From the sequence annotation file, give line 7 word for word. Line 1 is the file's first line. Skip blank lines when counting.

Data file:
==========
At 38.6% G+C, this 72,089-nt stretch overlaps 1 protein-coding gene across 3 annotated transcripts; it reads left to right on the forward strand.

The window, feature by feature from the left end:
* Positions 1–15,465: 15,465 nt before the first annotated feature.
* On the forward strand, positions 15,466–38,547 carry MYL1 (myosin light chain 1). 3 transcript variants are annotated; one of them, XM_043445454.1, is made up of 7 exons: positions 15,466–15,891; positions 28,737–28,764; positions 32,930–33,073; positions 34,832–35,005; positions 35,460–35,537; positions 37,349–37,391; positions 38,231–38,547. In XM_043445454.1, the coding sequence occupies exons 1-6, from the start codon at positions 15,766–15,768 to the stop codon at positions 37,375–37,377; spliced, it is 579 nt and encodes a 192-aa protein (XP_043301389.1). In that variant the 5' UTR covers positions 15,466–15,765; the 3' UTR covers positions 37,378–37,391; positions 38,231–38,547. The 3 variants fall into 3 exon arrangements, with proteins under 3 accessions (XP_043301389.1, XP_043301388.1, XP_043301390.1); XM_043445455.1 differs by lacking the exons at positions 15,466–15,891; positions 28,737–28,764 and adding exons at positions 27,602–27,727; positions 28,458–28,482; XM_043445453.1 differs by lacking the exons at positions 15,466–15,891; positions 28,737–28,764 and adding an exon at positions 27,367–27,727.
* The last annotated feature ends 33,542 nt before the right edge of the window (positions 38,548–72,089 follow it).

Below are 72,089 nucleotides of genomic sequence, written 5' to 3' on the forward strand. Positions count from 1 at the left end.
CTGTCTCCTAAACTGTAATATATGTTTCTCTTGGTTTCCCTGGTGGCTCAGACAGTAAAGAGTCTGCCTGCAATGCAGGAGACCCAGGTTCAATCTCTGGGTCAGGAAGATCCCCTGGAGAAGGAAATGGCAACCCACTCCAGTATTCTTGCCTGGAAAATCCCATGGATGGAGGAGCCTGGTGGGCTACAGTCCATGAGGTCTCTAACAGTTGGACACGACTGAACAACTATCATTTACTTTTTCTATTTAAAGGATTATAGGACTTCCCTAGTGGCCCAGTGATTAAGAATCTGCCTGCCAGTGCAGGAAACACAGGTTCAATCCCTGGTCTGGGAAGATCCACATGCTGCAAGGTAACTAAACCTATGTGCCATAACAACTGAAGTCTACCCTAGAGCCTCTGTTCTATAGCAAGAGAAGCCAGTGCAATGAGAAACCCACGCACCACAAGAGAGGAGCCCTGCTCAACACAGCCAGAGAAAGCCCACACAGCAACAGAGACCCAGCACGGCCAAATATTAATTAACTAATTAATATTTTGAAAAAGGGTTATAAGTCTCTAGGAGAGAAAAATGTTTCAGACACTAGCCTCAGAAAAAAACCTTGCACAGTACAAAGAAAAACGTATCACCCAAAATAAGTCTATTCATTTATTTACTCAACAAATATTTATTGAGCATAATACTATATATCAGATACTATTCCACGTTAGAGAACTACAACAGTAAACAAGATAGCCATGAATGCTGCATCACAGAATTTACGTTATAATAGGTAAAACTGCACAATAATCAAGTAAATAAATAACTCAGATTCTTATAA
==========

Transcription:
CTGTCTCCTAAACTGTAATATATGTTTCTCTTGGTTTCCCTGGTGGCTCAGACAGTAAAGAGTCTGCCTGCAATGCAGGAGACCCAGGTTCAATCTCTGGGTCAGGAAGATCCCCTGGAGAAGGAAATGGCAACCCACTCCAGTATTCTTGCCTGGAAAATCCCATGGATGGAGGAGCCTGGTGGGCTACAGTCCATGAGGTCTCTAACAGTTGGACACGACTGAACAACTATCATTTACTTTTTCTATTTAAAGGATTATAGGACTTCCCTAGTGGCCCAGTGATTAAGAATCTGCCTGCCAGTGCAGGAAACACAGGTTCAATCCCTGGTCTGGGAAGATCCACATGCTGCAAGGTAACTAAACCTATGTGCCATAACAACTGAAGTCTACCCTAGAGCCTCTGTTCTATAGCAAGAGAAGCCAGTGCAATGAGAAACCCACGCACCACAAGAGAGGAGCCCTGCTCAACACAGCCAGAGAAAGCCCACACAGCAACAGAGACCCAGCACGGCCAAATATTAATTAACTAATTAATATTTTGAAAAAGGGTTATAAGTCTCTAGGAGAGAAAAATGTTTCAGACACTAGCCTCAGAAAAAAACCTTGCACAGTACAAAGAAAAACGTATCACCCAAAATAAGTCTATTCATTTATTTACTCAACAAATATTTATTGAGCATAATACTATATATCAGATACTATTCCACGTTAGAGAACTACAACAGTAAACAAGATAGCCATGAATGCTGCATCACAGAATTTACGTTATAATAGGTAAAACTGCACAATAATCAAGTAAATAAATAACTCAGATTCTTATAA